First Step for a First Time Home Buyer

First Step for a First Time Home Buyer

Minneapolis, MN:  Congratulations, you’ve decided that you would like to own you own home.  As a first time home buyer, what should be your first step to home ownership?

Consult a Local Mortgage Loan Officer

real1The vast majority of people, in my opinion, start the process wrong, by talking to a real estate agent first. Without fail, the number one step to home ownership is to talk to a local mortgage company Loan officer.  Why?  Simple. How else do you know what you can afford, what mortgage programs are available to you, or how much cash you’ll need to pull it all together otherwise?

When talking to a real estate agent first, you are already off on the wrong foot.  A real estate agent job is to find you the right house… But without knowing what you can afford, how can they show you anything?  Any good real estate agent knowing you are not already pre-approved by a lender is simply going to refer you to a Loan Officer to figure out your financing.  You might as well go there first.

Many people think they will be approved, and have an idea of what they can afford – and most of the time they are correct.  Sadly, a lot of them who think they can be approved, simply can not.  Another misconception is that if you have an OK credit score, that you will be approved.  Credit scores are a great start, but credit scores alone do not make for a loan approval.

What Mortgage Company to Choose?

The mortgage company you choose equals about 20% of the success in getting a home loan,  The Loan Officer you choose equals the other 80% of the success. For the most part, almost all mortgage companies offer the same basic loan programs.  Conventional loans, FHA Loans, VA Loans, USDA Rural Housing Loans, first time home buyer, and down payment assistance programs.  Furthermore, all mortgage companies have essentially the exact same closing costs and interest rates.  So shopping around based on those parameters doesn’t get you too far.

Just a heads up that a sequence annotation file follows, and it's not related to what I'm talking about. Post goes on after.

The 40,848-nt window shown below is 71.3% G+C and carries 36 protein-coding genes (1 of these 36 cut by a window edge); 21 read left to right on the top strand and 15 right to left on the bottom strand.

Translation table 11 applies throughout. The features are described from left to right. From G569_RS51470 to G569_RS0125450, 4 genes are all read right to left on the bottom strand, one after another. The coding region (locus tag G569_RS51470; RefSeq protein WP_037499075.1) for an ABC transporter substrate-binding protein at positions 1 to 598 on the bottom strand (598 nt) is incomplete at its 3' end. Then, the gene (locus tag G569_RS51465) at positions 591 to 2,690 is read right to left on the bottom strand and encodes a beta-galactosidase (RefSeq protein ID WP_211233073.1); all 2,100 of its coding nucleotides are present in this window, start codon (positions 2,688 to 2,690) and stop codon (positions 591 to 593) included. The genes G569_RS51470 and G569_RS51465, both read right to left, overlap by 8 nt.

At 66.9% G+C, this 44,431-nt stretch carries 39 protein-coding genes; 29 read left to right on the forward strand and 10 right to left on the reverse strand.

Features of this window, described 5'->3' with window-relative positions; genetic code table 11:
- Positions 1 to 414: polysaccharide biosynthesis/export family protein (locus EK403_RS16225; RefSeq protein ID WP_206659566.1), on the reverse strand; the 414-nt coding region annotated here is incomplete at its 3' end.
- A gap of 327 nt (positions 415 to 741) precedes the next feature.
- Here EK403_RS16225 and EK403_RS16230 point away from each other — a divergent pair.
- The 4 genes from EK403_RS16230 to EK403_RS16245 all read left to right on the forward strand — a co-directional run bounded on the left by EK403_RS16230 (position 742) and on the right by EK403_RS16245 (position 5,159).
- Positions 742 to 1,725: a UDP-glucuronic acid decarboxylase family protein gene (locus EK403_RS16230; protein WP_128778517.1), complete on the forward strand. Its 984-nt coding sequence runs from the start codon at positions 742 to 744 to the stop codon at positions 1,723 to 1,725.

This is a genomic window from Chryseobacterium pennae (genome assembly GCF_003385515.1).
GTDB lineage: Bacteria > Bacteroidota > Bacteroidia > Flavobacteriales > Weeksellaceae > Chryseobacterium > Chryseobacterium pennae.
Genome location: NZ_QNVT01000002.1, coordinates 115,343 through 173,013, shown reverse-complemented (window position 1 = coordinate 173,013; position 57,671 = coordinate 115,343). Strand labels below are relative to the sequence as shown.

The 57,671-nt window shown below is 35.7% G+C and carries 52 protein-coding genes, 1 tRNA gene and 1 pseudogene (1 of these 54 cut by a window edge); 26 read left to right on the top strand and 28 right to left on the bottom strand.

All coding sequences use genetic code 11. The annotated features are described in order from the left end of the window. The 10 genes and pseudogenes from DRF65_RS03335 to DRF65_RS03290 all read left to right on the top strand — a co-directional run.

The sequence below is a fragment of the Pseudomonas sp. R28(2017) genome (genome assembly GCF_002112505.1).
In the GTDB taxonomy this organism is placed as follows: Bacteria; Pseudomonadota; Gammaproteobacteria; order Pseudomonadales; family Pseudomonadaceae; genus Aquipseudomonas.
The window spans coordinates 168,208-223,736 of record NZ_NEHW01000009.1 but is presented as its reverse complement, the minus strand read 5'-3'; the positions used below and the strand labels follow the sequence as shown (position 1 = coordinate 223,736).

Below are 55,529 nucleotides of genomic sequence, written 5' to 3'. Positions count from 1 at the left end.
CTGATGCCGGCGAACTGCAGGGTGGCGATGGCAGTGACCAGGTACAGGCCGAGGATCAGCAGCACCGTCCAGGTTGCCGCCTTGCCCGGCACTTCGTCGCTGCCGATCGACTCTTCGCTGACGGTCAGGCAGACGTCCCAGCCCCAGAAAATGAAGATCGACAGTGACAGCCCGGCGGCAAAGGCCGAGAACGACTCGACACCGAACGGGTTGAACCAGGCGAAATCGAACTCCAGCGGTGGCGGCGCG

Your Loan Officer on the other hand is essentially the primary figure and nucleus of the entire transaction.  Their knowledge and expertise in loan programs, underwriting guidelines, and communication skills between all parties can not be overstated.  Your Loan officer works with everyone, from you the buyer, to both the selling agent, your buying agent, processors, underwriting, title company, appraiser, and more. Having a new, weak, unlicensed, or inexperienced Loan officer can cause all sorts of problems.

Licensed versus Unlicensed Loan Officer

Most people don’t even realize there is a difference, yet a whopping 80% of Loan Officers are NOT licensed. Clearly if most people knew there was a difference, they would only work with a licensed loan officer. Licensed loan officers need to have successfully completed mortgage education, passed stringent Federal and State testing, completed criminal background checks, and are required to attend continuing education classes each year. Non-licensed, but simply registered loan officers do not need to do any of those items.mtg_license